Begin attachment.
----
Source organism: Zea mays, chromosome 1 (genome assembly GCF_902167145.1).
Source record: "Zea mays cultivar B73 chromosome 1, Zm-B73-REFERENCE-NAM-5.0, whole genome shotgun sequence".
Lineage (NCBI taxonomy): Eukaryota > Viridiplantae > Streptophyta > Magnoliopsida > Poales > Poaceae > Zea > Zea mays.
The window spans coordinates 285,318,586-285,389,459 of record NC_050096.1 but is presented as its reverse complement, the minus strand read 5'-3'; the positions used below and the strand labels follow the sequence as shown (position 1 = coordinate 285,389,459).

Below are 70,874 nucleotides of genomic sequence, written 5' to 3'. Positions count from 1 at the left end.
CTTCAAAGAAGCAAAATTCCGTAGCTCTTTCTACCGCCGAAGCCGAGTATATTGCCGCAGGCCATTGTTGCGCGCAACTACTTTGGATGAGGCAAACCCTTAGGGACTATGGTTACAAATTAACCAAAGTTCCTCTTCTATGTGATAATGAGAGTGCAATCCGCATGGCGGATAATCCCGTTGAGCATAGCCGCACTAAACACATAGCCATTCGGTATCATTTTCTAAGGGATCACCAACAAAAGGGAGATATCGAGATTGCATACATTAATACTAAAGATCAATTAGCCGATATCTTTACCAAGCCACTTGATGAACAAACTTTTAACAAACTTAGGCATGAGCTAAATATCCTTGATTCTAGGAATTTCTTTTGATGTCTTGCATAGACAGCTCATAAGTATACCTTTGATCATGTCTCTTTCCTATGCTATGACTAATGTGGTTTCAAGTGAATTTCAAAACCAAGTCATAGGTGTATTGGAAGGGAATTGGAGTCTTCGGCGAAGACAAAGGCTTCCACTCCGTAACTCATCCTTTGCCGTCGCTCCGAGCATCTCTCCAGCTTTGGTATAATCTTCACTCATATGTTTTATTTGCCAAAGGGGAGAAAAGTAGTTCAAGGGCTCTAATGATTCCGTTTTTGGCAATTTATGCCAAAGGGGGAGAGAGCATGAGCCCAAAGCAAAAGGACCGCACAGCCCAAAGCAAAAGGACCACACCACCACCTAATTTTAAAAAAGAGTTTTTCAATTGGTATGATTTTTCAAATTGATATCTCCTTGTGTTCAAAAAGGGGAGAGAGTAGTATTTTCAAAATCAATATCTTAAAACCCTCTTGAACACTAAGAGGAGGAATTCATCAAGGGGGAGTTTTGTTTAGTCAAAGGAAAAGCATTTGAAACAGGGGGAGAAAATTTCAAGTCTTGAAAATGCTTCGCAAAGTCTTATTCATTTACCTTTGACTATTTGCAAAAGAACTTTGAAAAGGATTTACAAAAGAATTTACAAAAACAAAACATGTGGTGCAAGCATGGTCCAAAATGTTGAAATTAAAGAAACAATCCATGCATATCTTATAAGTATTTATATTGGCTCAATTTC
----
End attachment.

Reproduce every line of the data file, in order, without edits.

Source organism: Zea mays, chromosome 1 (genome assembly GCF_902167145.1).
Source record: "Zea mays cultivar B73 chromosome 1, Zm-B73-REFERENCE-NAM-5.0, whole genome shotgun sequence".
Lineage (NCBI taxonomy): Eukaryota > Viridiplantae > Streptophyta > Magnoliopsida > Poales > Poaceae > Zea > Zea mays.
The window spans coordinates 285,318,586-285,389,459 of record NC_050096.1 but is presented as its reverse complement, the minus strand read 5'-3'; the positions used below and the strand labels follow the sequence as shown (position 1 = coordinate 285,389,459).

Below are 70,874 nucleotides of genomic sequence, written 5' to 3'. Positions count from 1 at the left end.
CTTCAAAGAAGCAAAATTCCGTAGCTCTTTCTACCGCCGAAGCCGAGTATATTGCCGCAGGCCATTGTTGCGCGCAACTACTTTGGATGAGGCAAACCCTTAGGGACTATGGTTACAAATTAACCAAAGTTCCTCTTCTATGTGATAATGAGAGTGCAATCCGCATGGCGGATAATCCCGTTGAGCATAGCCGCACTAAACACATAGCCATTCGGTATCATTTTCTAAGGGATCACCAACAAAAGGGAGATATCGAGATTGCATACATTAATACTAAAGATCAATTAGCCGATATCTTTACCAAGCCACTTGATGAACAAACTTTTAACAAACTTAGGCATGAGCTAAATATCCTTGATTCTAGGAATTTCTTTTGATGTCTTGCATAGACAGCTCATAAGTATACCTTTGATCATGTCTCTTTCCTATGCTATGACTAATGTGGTTTCAAGTGAATTTCAAAACCAAGTCATAGGTGTATTGGAAGGGAATTGGAGTCTTCGGCGAAGACAAAGGCTTCCACTCCGTAACTCATCCTTTGCCGTCGCTCCGAGCATCTCTCCAGCTTTGGTATAATCTTCACTCATATGTTTTATTTGCCAAAGGGGAGAAAAGTAGTTCAAGGGCTCTAATGATTCCGTTTTTGGCAATTTATGCCAAAGGGGGAGAGAGCATGAGCCCAAAGCAAAAGGACCGCACAGCCCAAAGCAAAAGGACCACACCACCACCTAATTTTAAAAAAGAGTTTTTCAATTGGTATGATTTTTCAAATTGATATCTCCTTGTGTTCAAAAAGGGGAGAGAGTAGTATTTTCAAAATCAATATCTTAAAACCCTCTTGAACACTAAGAGGAGGAATTCATCAAGGGGGAGTTTTGTTTAGTCAAAGGAAAAGCATTTGAAACAGGGGGAGAAAATTTCAAGTCTTGAAAATGCTTCGCAAAGTCTTATTCATTTACCTTTGACTATTTGCAAAAGAACTTTGAAAAGGATTTACAAAAGAATTTACAAAAACAAAACATGTGGTGCAAGCATGGTCCAAAATGTTGAAATTAAAGAAACAATCCATGCATATCTTATAAGTATTTATATTGGCTCAATTTC